In his early adulthood, Solomon was known for his devotion to God and his fervent love of righteousness. When he became king, he found a great purpose for his life, and he set about his calling with passion. He built the Temple in Jerusalem, and he threw himself into it with his whole strength. His prayer at the dedication of the Temple shows a deeply reverent and submissive spirit. (1 Kings 8:23-61) As the years went by, he increased in riches and honor. His name became a synonym for wisdom. Many came to him just to absorb his wisdom. Despite all his success, his heart held true to God. During these years, he had no thought but that he would continue faithfully until the end of his life. But the Bible tells us his faithfulness did in time fade away. 

There was no change in God. There was no change in Solomon’s calling. The change that led to the disaster was in Solomon himself. For political reasons, Solomon married princesses of the royal houses of countries about him. These women were idolaters. They still held to their old religions and worshiped the gods of their nations. Solomon withstood these influences for a long time. His heart held true to God, but these influences kept on working. He was in daily contact with them, and little by little they gained a hold upon him. As a result we read, “It came to pass, when Solomon was old, that his wives turned away his heart after other gods: and his heart was not perfect with the Lord his God, as was the heart of David his father” – 1 Kings 11:4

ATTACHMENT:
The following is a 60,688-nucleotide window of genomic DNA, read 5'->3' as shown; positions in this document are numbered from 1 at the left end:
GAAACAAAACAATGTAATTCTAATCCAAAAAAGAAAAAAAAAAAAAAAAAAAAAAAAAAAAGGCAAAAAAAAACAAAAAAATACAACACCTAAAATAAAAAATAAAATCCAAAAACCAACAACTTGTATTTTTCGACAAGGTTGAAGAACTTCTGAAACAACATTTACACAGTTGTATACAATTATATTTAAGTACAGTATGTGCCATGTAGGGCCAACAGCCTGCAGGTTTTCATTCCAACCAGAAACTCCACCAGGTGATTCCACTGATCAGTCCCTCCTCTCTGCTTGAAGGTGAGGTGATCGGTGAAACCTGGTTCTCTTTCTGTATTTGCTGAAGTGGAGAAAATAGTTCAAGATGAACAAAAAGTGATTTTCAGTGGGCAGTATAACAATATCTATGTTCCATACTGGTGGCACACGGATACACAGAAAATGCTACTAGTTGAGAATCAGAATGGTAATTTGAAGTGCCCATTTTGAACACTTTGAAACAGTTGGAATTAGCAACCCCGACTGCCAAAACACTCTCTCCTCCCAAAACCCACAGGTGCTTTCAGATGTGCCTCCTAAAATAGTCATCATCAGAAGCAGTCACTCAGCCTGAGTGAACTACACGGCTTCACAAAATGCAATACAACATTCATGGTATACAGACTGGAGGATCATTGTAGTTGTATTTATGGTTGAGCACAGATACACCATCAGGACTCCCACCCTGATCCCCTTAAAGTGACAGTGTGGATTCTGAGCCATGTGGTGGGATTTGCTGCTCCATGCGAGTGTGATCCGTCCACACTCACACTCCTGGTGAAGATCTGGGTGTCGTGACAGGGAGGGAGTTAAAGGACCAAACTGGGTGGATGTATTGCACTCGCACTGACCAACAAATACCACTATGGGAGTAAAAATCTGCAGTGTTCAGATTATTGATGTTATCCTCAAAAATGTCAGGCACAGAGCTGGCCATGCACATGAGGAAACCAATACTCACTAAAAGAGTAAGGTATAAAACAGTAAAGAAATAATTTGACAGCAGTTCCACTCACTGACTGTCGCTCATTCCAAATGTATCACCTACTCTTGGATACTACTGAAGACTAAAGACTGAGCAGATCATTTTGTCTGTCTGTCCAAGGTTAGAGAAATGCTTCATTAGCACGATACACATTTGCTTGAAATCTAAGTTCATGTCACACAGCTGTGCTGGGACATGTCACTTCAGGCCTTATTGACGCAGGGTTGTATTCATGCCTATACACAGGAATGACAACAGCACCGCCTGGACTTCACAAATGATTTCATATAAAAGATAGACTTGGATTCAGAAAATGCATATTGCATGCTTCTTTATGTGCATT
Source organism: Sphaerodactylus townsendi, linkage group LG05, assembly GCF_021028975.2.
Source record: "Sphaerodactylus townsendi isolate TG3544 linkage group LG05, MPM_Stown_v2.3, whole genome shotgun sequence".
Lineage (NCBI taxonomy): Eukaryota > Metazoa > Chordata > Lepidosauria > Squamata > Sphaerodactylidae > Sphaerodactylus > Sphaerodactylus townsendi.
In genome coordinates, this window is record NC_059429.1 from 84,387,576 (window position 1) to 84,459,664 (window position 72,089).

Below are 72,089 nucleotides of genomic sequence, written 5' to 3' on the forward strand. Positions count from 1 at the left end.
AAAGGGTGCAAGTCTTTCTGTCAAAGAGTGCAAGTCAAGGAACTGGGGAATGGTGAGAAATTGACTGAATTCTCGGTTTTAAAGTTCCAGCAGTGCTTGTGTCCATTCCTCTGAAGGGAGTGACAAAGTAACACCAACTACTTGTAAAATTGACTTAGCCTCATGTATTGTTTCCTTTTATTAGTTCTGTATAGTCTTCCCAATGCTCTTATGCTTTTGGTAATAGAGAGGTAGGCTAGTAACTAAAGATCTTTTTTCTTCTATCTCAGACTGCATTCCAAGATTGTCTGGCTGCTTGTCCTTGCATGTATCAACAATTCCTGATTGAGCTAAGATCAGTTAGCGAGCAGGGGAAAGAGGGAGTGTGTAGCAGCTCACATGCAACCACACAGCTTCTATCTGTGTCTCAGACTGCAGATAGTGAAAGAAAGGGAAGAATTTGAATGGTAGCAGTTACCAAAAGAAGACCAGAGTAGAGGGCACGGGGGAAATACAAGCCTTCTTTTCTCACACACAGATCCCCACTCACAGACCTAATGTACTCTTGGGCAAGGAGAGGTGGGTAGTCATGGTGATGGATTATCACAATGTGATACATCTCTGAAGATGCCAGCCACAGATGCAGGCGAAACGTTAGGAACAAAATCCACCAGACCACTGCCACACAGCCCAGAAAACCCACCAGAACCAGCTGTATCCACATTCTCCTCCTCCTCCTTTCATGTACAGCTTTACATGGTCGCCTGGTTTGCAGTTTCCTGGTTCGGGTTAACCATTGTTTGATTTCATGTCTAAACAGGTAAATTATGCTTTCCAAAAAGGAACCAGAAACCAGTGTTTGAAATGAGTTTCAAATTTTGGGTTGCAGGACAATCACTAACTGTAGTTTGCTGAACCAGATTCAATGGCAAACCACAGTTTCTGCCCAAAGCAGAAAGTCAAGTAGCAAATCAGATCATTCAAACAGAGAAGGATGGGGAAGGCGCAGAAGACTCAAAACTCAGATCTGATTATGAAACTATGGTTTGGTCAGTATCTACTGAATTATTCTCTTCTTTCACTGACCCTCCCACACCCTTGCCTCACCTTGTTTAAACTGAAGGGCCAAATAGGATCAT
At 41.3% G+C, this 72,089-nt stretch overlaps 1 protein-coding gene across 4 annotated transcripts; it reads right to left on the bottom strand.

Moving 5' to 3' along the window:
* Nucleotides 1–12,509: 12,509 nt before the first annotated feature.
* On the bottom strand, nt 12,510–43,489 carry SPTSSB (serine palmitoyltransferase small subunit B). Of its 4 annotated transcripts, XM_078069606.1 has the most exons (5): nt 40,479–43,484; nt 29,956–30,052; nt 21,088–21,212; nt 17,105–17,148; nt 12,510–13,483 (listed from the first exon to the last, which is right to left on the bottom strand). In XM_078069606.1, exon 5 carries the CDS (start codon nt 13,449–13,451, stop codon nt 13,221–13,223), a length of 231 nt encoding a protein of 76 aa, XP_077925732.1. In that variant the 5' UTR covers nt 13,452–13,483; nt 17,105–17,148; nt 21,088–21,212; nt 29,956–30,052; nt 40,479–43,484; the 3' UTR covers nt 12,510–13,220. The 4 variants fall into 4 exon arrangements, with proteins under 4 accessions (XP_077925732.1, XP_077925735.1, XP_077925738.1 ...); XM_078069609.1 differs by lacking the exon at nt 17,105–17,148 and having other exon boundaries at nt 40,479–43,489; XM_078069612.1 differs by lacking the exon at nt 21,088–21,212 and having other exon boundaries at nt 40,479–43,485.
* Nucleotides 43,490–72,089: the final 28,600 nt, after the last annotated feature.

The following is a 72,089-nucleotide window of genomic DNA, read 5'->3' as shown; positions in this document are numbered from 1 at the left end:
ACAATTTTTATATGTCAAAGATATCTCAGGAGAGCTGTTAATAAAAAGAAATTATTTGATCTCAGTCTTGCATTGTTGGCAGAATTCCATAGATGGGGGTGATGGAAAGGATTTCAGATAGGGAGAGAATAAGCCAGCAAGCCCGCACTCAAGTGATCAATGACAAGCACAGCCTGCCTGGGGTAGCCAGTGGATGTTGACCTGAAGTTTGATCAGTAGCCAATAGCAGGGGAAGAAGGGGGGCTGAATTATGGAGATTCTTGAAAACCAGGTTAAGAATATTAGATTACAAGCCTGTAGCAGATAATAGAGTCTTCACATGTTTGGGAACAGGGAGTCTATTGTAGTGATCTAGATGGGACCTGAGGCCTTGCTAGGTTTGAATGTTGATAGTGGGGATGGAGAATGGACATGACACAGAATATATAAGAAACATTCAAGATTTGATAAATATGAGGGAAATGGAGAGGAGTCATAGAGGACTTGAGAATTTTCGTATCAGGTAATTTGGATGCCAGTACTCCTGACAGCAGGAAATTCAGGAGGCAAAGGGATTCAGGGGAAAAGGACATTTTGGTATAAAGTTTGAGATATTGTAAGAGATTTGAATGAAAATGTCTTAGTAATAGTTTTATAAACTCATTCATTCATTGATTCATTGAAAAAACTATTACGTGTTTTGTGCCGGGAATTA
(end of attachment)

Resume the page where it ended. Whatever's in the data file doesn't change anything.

There is an important lesson here for you and I. We are strongly influenced by the actions and words of others. Those influences (good or bad) are constantly working on us, whether we are conscious of it or not. Let anyone who thinks that he stands take heed lest he fall. – 1 Corinthians 10:12